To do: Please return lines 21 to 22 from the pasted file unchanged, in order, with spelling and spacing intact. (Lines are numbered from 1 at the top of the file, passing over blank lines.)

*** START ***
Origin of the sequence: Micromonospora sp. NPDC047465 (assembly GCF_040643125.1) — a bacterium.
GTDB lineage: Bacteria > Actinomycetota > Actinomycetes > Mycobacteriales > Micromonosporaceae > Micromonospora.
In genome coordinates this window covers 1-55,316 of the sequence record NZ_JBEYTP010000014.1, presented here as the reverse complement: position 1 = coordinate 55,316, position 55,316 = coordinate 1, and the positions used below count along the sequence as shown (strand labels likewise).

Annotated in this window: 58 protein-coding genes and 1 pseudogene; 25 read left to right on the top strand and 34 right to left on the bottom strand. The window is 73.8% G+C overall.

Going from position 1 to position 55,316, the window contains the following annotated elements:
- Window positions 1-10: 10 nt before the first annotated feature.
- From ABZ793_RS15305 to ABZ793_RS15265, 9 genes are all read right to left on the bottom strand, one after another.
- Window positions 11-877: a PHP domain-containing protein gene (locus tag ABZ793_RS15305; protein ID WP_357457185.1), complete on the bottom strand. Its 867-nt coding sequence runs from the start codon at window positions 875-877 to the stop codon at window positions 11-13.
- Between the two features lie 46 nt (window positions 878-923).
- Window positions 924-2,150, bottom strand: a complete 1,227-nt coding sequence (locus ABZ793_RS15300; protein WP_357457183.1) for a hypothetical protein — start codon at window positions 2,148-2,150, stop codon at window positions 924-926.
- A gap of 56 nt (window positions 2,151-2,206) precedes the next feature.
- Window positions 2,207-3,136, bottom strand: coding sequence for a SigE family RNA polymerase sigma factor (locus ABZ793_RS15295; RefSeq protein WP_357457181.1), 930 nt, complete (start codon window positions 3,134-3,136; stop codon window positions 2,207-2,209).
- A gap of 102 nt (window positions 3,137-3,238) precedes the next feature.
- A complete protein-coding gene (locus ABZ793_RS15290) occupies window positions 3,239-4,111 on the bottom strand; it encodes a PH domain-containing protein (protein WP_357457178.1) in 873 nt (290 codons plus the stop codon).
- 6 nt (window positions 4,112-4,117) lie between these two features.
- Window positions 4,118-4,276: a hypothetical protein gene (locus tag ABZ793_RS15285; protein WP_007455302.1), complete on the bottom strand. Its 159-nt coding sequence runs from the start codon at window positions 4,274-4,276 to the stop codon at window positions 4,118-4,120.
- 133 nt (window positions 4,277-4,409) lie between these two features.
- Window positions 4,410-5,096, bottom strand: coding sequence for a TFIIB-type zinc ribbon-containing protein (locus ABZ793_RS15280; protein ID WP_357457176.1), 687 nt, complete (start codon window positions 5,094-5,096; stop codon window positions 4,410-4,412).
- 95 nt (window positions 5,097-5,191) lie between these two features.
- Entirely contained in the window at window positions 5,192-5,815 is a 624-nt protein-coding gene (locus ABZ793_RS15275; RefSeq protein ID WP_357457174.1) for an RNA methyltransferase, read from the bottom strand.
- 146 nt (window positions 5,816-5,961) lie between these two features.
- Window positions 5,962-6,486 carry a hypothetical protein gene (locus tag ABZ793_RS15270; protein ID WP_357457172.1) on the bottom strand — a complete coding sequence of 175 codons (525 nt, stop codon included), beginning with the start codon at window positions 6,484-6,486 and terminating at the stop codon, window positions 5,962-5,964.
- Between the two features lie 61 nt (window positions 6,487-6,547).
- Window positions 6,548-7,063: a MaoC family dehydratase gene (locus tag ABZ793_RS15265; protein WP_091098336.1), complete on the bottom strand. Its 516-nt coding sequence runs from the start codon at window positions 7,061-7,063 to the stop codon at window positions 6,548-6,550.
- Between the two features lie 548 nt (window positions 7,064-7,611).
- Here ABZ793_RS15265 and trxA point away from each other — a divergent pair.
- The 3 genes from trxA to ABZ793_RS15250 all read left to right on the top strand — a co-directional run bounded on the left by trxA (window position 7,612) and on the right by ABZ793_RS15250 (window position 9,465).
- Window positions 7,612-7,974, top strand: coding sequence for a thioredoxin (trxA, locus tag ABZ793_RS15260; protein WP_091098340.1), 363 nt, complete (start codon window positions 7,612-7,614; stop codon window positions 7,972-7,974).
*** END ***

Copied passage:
- 146 nt (window positions 5,816-5,961) lie between these two features.
- Window positions 5,962-6,486 carry a hypothetical protein gene (locus tag ABZ793_RS15270; protein ID WP_357457172.1) on the bottom strand — a complete coding sequence of 175 codons (525 nt, stop codon included), beginning with the start codon at window positions 6,484-6,486 and terminating at the stop codon, window positions 5,962-5,964.